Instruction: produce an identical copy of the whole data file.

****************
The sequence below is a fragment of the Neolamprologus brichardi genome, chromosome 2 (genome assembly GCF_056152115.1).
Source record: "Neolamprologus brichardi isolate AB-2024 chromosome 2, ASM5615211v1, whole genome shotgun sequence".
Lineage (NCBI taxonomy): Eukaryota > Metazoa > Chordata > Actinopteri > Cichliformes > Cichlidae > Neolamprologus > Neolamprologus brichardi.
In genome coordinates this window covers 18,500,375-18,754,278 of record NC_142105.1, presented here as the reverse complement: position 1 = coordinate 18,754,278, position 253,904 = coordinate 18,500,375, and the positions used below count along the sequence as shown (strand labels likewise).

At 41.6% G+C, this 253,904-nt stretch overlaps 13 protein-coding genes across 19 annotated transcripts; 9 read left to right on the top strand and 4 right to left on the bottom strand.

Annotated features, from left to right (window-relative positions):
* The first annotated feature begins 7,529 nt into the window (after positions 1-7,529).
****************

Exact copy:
The sequence below is a fragment of the Neolamprologus brichardi genome, chromosome 2 (genome assembly GCF_056152115.1).
Source record: "Neolamprologus brichardi isolate AB-2024 chromosome 2, ASM5615211v1, whole genome shotgun sequence".
Lineage (NCBI taxonomy): Eukaryota > Metazoa > Chordata > Actinopteri > Cichliformes > Cichlidae > Neolamprologus > Neolamprologus brichardi.
In genome coordinates this window covers 18,500,375-18,754,278 of record NC_142105.1, presented here as the reverse complement: position 1 = coordinate 18,754,278, position 253,904 = coordinate 18,500,375, and the positions used below count along the sequence as shown (strand labels likewise).

At 41.6% G+C, this 253,904-nt stretch overlaps 13 protein-coding genes across 19 annotated transcripts; 9 read left to right on the top strand and 4 right to left on the bottom strand.

Annotated features, from left to right (window-relative positions):
* The first annotated feature begins 7,529 nt into the window (after positions 1-7,529).